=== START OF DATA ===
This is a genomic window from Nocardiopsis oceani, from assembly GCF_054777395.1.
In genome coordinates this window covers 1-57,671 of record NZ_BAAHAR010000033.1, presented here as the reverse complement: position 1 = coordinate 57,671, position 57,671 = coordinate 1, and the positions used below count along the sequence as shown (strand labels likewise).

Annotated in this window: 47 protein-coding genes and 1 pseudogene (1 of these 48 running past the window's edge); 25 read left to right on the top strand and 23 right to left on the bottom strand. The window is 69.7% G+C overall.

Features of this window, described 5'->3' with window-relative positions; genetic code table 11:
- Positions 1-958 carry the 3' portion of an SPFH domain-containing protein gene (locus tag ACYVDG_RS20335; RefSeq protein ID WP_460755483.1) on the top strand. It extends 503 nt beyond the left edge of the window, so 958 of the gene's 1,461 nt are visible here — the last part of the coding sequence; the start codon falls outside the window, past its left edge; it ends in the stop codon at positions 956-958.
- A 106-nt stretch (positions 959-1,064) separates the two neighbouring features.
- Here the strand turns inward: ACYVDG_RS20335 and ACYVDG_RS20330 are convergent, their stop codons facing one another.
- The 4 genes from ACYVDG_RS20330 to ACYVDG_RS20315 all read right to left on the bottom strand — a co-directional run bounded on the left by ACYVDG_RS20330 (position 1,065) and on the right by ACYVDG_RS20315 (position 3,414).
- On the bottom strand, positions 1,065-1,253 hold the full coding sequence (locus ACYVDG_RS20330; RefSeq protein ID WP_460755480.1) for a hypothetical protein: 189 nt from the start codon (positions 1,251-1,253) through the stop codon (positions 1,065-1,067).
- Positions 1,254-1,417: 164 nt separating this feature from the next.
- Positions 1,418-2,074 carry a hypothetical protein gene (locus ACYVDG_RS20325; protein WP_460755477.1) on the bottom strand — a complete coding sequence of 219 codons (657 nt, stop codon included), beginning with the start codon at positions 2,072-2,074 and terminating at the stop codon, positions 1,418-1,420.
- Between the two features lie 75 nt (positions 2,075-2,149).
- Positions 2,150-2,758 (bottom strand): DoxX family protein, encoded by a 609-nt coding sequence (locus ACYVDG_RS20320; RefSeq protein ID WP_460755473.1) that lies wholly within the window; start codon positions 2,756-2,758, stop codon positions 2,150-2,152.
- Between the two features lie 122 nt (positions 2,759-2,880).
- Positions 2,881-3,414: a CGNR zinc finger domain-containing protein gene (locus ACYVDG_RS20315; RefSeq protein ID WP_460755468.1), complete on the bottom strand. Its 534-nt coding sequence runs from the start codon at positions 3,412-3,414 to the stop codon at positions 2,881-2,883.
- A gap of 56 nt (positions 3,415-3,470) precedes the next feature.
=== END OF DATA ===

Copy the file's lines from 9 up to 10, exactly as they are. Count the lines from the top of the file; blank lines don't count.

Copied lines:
- On the bottom strand, positions 1,065-1,253 hold the full coding sequence (locus ACYVDG_RS20330; RefSeq protein ID WP_460755480.1) for a hypothetical protein: 189 nt from the start codon (positions 1,251-1,253) through the stop codon (positions 1,065-1,067).
- Positions 1,254-1,417: 164 nt separating this feature from the next.